By Simon Miller
The Financial Services Authority (FSA) and the Treasury have published a joint review of the UK's covered bond regulation.
The review proposes a number of measures that aim to compete on a level playing field with those from other countries and increase the appeal of UK covered bonds to investors.
The review also provides an update on the UK's discussions internationally on policy including the key issue of the scope of proposed ‘bail-in’ powers, which would allow the authorities to impose losses on the creditors of a failing financial institution. The UK believes that in the exercise of any bail-in powers, secured creditors’ rights to collateral should not be over-ridden, and that the claims of covered bond holders in relation to the supporting asset pool should not be affected.
The review proposes the following changes:
o Introducing consistent standards of investor reporting: this will increase transparency for investors and highlight the quality of underlying assets, while the use of common standards will make it easier for investors to compare different programmes.
o Requiring issuers to maintain a fixed minimum level of overcollateralisation: a fixed floor will give clarity to investors and aid comparison between the UK’s regulated covered bond programmes and other regimes.
o Designating a regulated covered bond programme as backed by only a single asset type in the legislation: all UK issuers currently only use residential mortgages in their programmes, but the range of eligible assets in the regulations is much broader. This option will allow issuers who use only a single asset type to give greater clarity to their investors.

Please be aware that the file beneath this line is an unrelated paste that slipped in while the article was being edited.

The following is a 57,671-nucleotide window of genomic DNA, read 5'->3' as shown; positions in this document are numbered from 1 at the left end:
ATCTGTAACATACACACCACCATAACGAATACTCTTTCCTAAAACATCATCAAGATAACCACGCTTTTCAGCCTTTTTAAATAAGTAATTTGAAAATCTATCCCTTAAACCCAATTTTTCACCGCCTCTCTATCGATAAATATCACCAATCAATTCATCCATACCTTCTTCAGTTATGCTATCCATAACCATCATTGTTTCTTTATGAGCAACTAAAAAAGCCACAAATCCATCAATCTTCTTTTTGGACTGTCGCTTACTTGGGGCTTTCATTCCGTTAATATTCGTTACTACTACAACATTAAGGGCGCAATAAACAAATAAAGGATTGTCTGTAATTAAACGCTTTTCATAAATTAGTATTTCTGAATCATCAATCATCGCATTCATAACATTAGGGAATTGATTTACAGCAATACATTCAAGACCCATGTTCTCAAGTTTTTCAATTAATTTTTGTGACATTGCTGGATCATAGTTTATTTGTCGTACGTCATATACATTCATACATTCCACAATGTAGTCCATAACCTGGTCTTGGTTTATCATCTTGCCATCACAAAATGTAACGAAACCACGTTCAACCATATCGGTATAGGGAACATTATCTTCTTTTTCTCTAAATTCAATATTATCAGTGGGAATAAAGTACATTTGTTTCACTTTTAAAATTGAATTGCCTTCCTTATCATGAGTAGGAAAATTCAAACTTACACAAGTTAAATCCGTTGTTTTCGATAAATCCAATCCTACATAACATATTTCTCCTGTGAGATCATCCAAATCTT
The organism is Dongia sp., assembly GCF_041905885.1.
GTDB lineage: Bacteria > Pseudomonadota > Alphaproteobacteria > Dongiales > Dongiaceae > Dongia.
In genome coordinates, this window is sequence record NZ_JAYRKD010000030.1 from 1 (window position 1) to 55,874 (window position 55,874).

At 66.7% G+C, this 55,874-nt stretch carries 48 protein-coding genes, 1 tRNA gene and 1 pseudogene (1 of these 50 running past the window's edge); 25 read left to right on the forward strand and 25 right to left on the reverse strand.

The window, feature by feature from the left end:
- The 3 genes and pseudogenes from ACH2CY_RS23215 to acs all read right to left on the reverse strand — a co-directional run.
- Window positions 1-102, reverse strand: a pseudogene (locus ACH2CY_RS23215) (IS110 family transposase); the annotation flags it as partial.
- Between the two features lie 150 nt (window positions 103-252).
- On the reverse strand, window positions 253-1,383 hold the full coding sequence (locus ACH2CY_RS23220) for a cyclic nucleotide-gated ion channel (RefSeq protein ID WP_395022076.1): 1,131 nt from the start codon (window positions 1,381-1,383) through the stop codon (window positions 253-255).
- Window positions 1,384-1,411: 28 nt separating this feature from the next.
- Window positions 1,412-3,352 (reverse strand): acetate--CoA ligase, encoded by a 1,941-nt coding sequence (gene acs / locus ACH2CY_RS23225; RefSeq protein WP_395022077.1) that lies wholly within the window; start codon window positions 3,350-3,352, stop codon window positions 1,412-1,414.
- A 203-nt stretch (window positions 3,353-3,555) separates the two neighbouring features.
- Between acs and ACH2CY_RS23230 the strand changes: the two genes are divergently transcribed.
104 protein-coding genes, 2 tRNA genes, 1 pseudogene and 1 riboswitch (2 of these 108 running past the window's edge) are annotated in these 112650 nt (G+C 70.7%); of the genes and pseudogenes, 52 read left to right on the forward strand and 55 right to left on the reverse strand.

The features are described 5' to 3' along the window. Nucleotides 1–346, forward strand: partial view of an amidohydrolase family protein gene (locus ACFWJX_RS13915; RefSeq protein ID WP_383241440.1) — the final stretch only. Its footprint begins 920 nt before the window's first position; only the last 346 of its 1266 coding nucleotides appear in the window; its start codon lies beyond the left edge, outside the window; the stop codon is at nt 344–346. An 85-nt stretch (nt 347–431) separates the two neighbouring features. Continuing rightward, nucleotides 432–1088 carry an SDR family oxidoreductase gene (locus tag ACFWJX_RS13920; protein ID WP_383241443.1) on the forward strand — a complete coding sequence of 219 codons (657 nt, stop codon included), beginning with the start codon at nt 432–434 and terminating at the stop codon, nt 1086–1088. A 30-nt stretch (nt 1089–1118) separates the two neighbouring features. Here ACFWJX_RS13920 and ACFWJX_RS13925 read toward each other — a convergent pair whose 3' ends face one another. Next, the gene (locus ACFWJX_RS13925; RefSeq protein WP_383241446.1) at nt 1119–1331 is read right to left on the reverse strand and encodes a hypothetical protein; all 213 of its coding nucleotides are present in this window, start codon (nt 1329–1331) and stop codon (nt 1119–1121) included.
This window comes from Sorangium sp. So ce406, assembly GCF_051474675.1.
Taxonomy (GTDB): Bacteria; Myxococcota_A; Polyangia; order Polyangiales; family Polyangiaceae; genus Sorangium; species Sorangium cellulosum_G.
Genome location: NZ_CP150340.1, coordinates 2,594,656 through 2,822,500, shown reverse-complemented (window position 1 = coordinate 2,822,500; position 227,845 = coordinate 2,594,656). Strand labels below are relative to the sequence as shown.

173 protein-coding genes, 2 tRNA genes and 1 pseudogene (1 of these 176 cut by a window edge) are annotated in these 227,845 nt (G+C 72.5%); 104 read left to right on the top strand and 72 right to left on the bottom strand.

o Excluding securitisations as eligible assets for regulated covered bond asset pools: no issuers currently include securitisations as collateral in their regulated covered bond programmes. This proposal will emphasise the important distinctions between covered bonds and securitisations, and give greater clarity to investors.
o Creating a formal role of ‘asset pool monitor’ in the legislation: this codifies the existing UK practice of independent, external scrutiny of an issuer’s regulated covered bond programme and will provide added reassurance about the high standards of UK regulated covered bonds.
o Changes to regulatory reporting: updating and consolidating the regulatory reporting that the FSA requires when issuers apply to register with the FSA and on an ongoing basis. This information is used to assess issuers’ applications and as part of the regular stress-testing the FSA conducts on regulated covered bond programmes.
Responses to the HMT and FSA consultation paper must be received by Friday, 1 July 2011.